While in Kenya for the Great Grevy’s Rally, our four staff members visited the headquarters of BeadWORKS, a company that enables women within the Northern Rangelands Trust conservancies to use their traditional skills to earn an income. BeadWORKS products are sold throughout the world, including gift shops at the Saint Louis Zoo and many other zoos. The Zoo’s WildCare Institute has been a partner with the Northern Rangelands Trust since its inception in 2004 and provides annual support to the Northern Rangelands Trust Kalama Community Wildlife Conservancy, one of the first of the six original conservancies when Northern Rangelands Trust was started. Pictured below are Martha Fischer, Saint Louis Zoo Curator of Mammals/Ungulates and Elephants; Rufo Roba Halakhe, Business Administrator for NRT Trading; and Lauren Harster, Saint Louis Zoo Antelope Keeper. You can read more about BeadWORKS Kenya here: BeadWORKS Kenya here.
In honor of upcoming International Zebra Day (January 31), Zoological Manager of River’s Edge Katie Pilgram and Antelope Keeper Kim Downey talked zebras and wildlife conservation on Facebook Live. Katie and Kim participated in the 2016 Rally and shared their experiences in the Facebook Live.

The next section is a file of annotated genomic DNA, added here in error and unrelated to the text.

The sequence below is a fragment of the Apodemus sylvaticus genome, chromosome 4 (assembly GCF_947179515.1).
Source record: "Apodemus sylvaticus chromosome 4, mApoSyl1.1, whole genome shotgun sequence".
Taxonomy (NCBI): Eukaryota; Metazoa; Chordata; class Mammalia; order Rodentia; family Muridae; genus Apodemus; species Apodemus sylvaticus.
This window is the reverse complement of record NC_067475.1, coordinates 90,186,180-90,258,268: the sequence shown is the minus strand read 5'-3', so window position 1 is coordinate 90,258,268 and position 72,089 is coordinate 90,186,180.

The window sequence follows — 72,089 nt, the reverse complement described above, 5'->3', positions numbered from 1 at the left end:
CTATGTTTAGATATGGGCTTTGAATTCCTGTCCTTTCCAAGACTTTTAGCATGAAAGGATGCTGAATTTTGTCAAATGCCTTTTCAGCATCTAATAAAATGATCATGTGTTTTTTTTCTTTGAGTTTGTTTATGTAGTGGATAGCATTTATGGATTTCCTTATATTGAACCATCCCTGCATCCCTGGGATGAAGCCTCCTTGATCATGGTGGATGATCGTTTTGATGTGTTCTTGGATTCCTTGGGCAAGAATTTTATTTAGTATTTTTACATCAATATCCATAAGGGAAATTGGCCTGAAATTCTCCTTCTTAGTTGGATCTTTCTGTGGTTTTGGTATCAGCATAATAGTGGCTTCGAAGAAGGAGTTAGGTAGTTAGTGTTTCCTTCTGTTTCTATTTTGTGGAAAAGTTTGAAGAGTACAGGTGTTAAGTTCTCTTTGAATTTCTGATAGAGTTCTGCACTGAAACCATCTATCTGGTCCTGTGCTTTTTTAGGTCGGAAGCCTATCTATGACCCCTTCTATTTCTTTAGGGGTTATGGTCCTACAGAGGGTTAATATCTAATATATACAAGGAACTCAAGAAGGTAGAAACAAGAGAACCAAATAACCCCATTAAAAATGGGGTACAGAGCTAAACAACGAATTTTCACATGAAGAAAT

And That’s a Wrap!
The Great Grevy’s Rally 2018 is complete! The zoo teams’ photographs will be an important addition to the hundreds of photos taken by over 700 people across five northern Kenya counties during the Rally.
The field reports coming in from Kenya are:
- Baio region: The zoo teams in Lauren and Tim’s camp spotted and photographed 18 Grevy’s zebra over two days, but unfortunately saw no reticulated giraffe.
- Goudas region: The zoo teams in Syd and Martha’s camps covered over 250 km during the two-day rally and spotted 11 giraffes, but unfortunately no zebras.
- Laisamis region: Two zebras and no giraffes were seen by the zoo teams.
Syd and Martha with Joshua Labarakwe, Laisamis Regional Coordinator in front of a zebra watering hole constructed for Grevy's zebra and other wildlife.